Twist and Shout

Twist and Shout
Life is never straight (Joey Kulkin photo)

Monday, March 26, 2012

Trentonian TV Production Notes: Freedom (Episode 6)

TRENTON -- Great way to start the week: Excellent show with Freedom engaging his many guests in quality conversation. Each guest touched on the Trayvon Martin murder, as did Freedom. His guests ranged from a Trenton developer (Roland Pott) to young Trenton entrepreneurs (Corey Thomas and Willie King) who own a traveling hair-cutting business to a black Trenton fireman (Ernie Doggett III) to a Trenton native (Earl Sanders) who is bringing entertainment executives into the city to inspire young minds.

While all the guests were great today, Pott and Thomas stood out. We'll start with Pott, who began his revitalization career in Trenton in 1999 by opening Urban Word Cafe. Pott has several other projects from South Warren Street to South Broad Street, projects you can find out more about at www.urbanword.com. But he said a few things that made my ears perk up, such as choices being made on state, county and local municipal levels regarding Trenton and the push to "concentrate poverty downtown."

We've heard this kind of thing before, heard that Trenton will take money (or whatever financial perk the city gets) to house those with woes in this new building or that one because Princeton and Hamilton and Ewing and Lawrence don't want them. Pott said de-institutionalized people come to the City of Trenton in droves -- thanks to easy access to the train and bus stations -- as do war vets with mental traumas who are in institutional transition, and so this huge concentration of people with  problems floods an overburdened city, which then plays into the whole safety and crime thing.

Is this Trenton's dirty little secret?


That all said, Pott said there are new pockets of business revitalization, especially in Latino quarters. Trenton needs much more revitalization, he said, but "the big challenge is perception" because people who consider Trenton "make decisions before looking at facts."

I'd like Pott to come back to Trentonian TV to further delve into Trenton's future.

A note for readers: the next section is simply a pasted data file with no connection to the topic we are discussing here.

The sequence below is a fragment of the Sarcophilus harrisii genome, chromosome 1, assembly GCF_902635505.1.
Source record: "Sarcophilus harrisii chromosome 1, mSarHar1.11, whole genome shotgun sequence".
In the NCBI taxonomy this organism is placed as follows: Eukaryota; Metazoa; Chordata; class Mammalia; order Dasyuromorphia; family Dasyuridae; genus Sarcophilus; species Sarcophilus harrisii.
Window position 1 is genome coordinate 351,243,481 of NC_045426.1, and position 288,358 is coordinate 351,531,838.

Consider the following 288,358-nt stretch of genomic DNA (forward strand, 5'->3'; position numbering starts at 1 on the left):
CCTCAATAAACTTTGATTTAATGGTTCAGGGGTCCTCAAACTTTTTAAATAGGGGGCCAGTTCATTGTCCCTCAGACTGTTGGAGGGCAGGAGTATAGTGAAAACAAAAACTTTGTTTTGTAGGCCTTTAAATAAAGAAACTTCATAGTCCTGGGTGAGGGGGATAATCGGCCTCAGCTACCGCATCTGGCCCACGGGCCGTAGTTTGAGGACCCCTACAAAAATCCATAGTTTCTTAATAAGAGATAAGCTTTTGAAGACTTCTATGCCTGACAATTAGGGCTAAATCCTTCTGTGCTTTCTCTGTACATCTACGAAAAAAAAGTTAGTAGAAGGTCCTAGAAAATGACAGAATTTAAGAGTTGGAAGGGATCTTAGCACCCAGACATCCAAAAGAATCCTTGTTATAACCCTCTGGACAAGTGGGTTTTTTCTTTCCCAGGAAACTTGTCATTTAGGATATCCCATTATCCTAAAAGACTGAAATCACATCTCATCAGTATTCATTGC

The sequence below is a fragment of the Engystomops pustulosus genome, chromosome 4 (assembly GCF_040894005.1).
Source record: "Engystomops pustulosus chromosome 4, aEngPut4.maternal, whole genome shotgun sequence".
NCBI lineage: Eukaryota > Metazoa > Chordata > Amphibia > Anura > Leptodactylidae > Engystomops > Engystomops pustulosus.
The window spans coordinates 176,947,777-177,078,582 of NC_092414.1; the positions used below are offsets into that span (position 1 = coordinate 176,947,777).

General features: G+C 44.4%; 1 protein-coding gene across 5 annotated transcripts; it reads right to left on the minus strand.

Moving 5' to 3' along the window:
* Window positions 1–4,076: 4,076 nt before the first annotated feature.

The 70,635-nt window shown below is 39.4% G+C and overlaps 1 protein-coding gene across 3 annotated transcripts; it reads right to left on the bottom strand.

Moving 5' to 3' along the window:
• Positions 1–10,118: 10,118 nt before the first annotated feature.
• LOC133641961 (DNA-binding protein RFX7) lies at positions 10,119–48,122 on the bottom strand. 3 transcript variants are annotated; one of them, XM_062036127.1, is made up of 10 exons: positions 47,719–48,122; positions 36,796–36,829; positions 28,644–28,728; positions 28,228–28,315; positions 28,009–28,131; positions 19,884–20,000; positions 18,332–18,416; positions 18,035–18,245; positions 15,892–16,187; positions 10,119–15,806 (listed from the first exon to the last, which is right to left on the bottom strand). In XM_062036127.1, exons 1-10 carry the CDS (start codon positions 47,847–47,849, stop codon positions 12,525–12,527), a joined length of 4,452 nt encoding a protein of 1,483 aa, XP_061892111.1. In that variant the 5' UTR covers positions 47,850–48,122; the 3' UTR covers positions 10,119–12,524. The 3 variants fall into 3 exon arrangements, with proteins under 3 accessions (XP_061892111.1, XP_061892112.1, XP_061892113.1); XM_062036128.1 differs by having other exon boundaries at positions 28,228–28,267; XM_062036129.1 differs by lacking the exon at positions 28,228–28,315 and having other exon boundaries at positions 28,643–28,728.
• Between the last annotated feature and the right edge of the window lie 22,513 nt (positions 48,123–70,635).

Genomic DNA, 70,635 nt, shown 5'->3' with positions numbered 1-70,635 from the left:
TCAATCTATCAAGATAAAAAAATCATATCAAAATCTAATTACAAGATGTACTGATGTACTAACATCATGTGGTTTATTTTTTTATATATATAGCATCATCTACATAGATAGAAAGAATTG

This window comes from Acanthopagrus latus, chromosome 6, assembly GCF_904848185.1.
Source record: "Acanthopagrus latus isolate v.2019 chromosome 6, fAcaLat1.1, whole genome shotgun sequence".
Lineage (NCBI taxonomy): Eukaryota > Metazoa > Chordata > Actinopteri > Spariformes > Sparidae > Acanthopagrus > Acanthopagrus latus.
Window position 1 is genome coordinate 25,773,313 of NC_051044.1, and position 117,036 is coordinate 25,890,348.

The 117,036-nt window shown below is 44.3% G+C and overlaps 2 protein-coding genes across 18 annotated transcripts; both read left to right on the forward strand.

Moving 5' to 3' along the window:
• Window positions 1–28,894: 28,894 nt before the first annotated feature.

Corey Thomas and Willie King have a bright future in Trenton, and who knows, maybe even nationally. Thomas is CEO of 1-800-4-A-Haircut, and King is the barber, and what they do is drive to centers where seniors or the disabled live and give them haircuts because, Corey said, "everyone deserves to be well-groomed."

What a great idea. Corey was nervous when he took the seat next to Freedom. Freedom was kind of itchy, too, during his first episode, but now he looks like he's been a talk show host for years. He did a strong job calming Corey's jangled nerves. Corey is a funny guy, charming even. Freedom asked him to sum up his business plan, which he did in a long-winded sentence. Freedom ribbed him but Corey came back with "It looks better in words." That was a fun moment because it shows that Corey thinks on his feet. King, too, was sharp in his few minutes. Both of their grandfathers were master barbers, from whom Corey and Willie have taken the shears and run with their own unique idea.

Corey made a plea to "Mr. Mack" -- hoping to get some backing from the city. He spoke on behalf of the elderly and disabled. "They could use your help, too, Mr. Mack."

Corey Thomas and Willie King are everything that's right with Trenton.

Meanwhile, Ernie Doggett III -- one of 44 black firemen in the Trenton Fire Department -- touted a special event that the Trenton African-American Firefighters Association is hosting this weekend. It's the 4th Annual Black Affair and Comedy Show, and Trenton is hosting the event for the first time as part of the Northeast Region meeting of the International Association of Black Professional Firefighters.Check out the website HERE.

Earl Sanders is a Trenton native who continues to build a strong career, and he is trying to give back to this community with the Battle Creek Entertainment Industry Conference on May 6 at the Marriott.

The event, according to Battle Creek's website, provides the chance to "hear from some of the most influential and inspirational leaders in the field. They'll explore various aspects of the entertainment industry from developing your own television show and creating innovative programing for network TV, to the future of the music business and the emerging markets in radio and online magazines."

One of the featured guests at the event is Wilbur section native Anthony Maddox, who has been nominated for an Emmy (producer, director, writer) -- and who, by the way, is co-owner of Soul Train. Yeah, that Soul Train. Here's a New York Times story on Maddox after he, Peter Griffith and Kenard Gibbs bought Soul Train from Don Cornelius.

"I'm laying out the red carpet for you, Trenton. I could've done this anywhere," Sanders said. Here is the promo flier for the May 6 event.


Here are some photos I took of each guest, either in the guest seat or waiting in the wings at Trentonian TV (click to enlarge them).

Oh, yeah, booth duties ran smoothly for the most part. I started the morning by rebooting the computer, then logged onto Livestream first before activating Procaster. Something weird did happen when Livestream began recording even though I didn't hit the record button -- I recorded by hitting "Go Live" on Procaster. Either way, the live broadcast recorded with graphics and screen-in-screen, so I was pleased at 9:02 a.m.

Here's Roland Pott:


Here's Corey Thomas of 1-800-4-A-Haircut:


Here's Willie King waiting as Freedom interviews Pott:


Here's Earl Doggett III:


Here's Earl Sanders:


And here are Doggett, Pott and Sanders (sounds like an attorney firm):


So sit back for an hour and enjoy what I think was Freedom's best episode, which he capped with an opinion about the Trayvon Martin murder in Sanford, Florida:


Watch live streaming video from trentonian at livestream.com